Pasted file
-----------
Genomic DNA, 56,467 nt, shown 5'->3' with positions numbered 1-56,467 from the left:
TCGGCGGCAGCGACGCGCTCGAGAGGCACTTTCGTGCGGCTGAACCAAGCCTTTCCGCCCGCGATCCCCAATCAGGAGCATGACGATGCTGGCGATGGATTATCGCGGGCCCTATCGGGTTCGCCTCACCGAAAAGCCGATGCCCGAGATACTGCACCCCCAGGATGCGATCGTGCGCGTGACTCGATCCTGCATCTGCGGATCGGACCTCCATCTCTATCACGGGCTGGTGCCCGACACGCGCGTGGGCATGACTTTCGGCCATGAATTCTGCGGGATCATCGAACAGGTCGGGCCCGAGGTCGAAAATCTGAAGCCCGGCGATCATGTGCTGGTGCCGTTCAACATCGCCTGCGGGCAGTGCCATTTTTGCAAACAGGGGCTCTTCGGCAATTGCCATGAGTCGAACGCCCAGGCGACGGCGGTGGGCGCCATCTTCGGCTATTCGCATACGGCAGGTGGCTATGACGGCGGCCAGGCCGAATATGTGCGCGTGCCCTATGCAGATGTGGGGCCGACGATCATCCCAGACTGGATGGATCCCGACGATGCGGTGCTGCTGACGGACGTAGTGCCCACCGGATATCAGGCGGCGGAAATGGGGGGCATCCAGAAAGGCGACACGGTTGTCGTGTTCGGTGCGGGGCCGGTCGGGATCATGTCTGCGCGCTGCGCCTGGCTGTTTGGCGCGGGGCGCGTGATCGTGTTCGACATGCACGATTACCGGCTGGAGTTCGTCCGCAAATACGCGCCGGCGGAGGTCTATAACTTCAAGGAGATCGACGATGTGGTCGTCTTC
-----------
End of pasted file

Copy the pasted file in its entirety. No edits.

Genomic DNA, 56,467 nt, shown 5'->3' with positions numbered 1-56,467 from the left:
TCGGCGGCAGCGACGCGCTCGAGAGGCACTTTCGTGCGGCTGAACCAAGCCTTTCCGCCCGCGATCCCCAATCAGGAGCATGACGATGCTGGCGATGGATTATCGCGGGCCCTATCGGGTTCGCCTCACCGAAAAGCCGATGCCCGAGATACTGCACCCCCAGGATGCGATCGTGCGCGTGACTCGATCCTGCATCTGCGGATCGGACCTCCATCTCTATCACGGGCTGGTGCCCGACACGCGCGTGGGCATGACTTTCGGCCATGAATTCTGCGGGATCATCGAACAGGTCGGGCCCGAGGTCGAAAATCTGAAGCCCGGCGATCATGTGCTGGTGCCGTTCAACATCGCCTGCGGGCAGTGCCATTTTTGCAAACAGGGGCTCTTCGGCAATTGCCATGAGTCGAACGCCCAGGCGACGGCGGTGGGCGCCATCTTCGGCTATTCGCATACGGCAGGTGGCTATGACGGCGGCCAGGCCGAATATGTGCGCGTGCCCTATGCAGATGTGGGGCCGACGATCATCCCAGACTGGATGGATCCCGACGATGCGGTGCTGCTGACGGACGTAGTGCCCACCGGATATCAGGCGGCGGAAATGGGGGGCATCCAGAAAGGCGACACGGTTGTCGTGTTCGGTGCGGGGCCGGTCGGGATCATGTCTGCGCGCTGCGCCTGGCTGTTTGGCGCGGGGCGCGTGATCGTGTTCGACATGCACGATTACCGGCTGGAGTTCGTCCGCAAATACGCGCCGGCGGAGGTCTATAACTTCAAGGAGATCGACGATGTGGTCGTCTTC